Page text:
The principle of good faith has been one of the most relevant general principles of the Continental European legal tradition. Emerging from the Roman law, good faith has gained a very important role in the general theory of contracts. Both legal traditions, Civil Law and Common Law have adopted this principle as a duty in which parties to a contract must perform their obligations. However, with regard to its application to concrete cases, both legal systems have articulated their own theories and analysis of this principle.
For the purpose of analyzing these different, and sometimes similar, approaches to the principle of good faith, I will begin by providing a general ...view middle of the document...
Having provided the definition of good faith, it is pertinent to analyze it within the two predominant legal cultures: Common Law and Civil Law, but before doing it so, I will briefly introduce both legal systems and establish the main conceptual distinctions between them.
III. Civil Law and Common Law - General Notions
Civil Law and Common Law are the two major legal traditions followed by most nations around the world. Although conceptual distinctions between them are noteworthy, a careful analysis sometimes reveals striking similarities. One of the aspects in which they may seem alike is in the conceptualization and the application of the principal of good faith in contract law. However, before delving into it, it is necessary to provide general notions of both legal systems and point out their major differences.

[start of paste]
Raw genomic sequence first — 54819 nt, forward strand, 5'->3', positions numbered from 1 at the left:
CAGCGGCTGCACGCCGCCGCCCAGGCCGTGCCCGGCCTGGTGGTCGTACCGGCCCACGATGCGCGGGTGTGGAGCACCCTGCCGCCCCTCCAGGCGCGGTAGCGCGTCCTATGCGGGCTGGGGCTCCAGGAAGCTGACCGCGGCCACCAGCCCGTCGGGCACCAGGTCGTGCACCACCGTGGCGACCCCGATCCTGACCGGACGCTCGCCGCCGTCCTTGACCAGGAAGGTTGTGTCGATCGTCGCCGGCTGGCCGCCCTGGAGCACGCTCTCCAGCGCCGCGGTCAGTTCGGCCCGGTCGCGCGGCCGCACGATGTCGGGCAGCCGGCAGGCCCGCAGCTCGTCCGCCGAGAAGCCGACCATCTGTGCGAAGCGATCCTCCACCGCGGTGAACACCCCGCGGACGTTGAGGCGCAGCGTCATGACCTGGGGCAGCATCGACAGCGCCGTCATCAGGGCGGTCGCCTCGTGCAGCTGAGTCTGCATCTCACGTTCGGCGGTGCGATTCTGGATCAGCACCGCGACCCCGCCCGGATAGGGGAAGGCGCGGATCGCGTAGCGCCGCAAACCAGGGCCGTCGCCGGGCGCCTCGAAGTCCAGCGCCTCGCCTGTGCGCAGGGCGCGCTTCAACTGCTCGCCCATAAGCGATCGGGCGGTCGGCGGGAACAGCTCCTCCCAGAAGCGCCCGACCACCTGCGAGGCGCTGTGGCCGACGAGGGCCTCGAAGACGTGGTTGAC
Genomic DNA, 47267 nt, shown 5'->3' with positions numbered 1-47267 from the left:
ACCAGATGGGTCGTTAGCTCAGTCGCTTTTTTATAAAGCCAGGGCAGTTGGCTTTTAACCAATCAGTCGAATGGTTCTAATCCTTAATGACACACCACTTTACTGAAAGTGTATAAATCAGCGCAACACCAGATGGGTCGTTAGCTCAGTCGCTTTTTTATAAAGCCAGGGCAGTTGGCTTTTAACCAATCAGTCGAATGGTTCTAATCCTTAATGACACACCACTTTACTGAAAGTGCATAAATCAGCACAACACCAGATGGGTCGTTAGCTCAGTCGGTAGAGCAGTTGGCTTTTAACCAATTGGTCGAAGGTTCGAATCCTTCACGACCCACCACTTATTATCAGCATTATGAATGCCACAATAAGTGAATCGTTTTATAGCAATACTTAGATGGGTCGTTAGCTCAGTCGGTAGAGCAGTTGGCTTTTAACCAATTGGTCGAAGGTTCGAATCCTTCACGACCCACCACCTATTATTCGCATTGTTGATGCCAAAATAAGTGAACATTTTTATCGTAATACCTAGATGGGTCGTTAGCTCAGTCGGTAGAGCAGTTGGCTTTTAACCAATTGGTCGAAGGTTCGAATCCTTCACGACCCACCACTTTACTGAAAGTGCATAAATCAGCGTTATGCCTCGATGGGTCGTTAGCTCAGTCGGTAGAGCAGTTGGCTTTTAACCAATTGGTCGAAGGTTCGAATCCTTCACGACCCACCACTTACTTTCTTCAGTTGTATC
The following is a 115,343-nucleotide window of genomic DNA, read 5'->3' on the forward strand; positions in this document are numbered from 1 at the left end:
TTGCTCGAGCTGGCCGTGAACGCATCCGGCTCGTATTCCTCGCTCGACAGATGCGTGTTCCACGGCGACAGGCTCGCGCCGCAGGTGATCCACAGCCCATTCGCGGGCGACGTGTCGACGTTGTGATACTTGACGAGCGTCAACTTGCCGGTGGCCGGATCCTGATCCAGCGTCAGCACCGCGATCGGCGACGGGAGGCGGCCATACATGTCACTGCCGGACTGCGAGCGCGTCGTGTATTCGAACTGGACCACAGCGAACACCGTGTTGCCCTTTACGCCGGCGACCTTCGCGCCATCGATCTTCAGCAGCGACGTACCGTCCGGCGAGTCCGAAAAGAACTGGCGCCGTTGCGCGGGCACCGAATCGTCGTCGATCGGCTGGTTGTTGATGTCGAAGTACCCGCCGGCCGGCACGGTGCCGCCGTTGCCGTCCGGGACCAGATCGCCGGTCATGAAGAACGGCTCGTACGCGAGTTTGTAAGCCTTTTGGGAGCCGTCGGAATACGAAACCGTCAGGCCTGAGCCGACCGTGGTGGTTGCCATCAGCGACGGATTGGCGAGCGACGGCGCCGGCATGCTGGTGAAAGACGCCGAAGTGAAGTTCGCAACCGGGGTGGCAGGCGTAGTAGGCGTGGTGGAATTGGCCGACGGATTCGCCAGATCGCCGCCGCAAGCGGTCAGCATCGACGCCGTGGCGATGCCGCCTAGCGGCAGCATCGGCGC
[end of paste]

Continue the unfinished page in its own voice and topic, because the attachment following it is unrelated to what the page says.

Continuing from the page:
Civil Law emerged from the European Continent, its roots are found in ancient Roman law, German law and Canon law. Its main feature is that its core principles are codified, serving as the primary source of law. The two main examples of this codification process during the nineteenth and the twentieth centuries were France, with the Code Civil des Francais of 1804, also know as the Code Napoleon; and Germany, with the Burgerliches Gesetzbuch of 1900. Both codes were composed of several books containing the general principles of law, contracts, family law, torts, etc. This codification method was adopted by different countries of the Continental Europe, almost every country of Latin America, some African countries and some Southeast Asian countries as well.
One of the main characteristics of Civil Law is that Civil Law judges’ main task is to apply and interpret the law, arising either from a code or statute, in order to reach a resolution for each particular case. Civil Law trials and procedures are based in an inquisitorial system, which is a...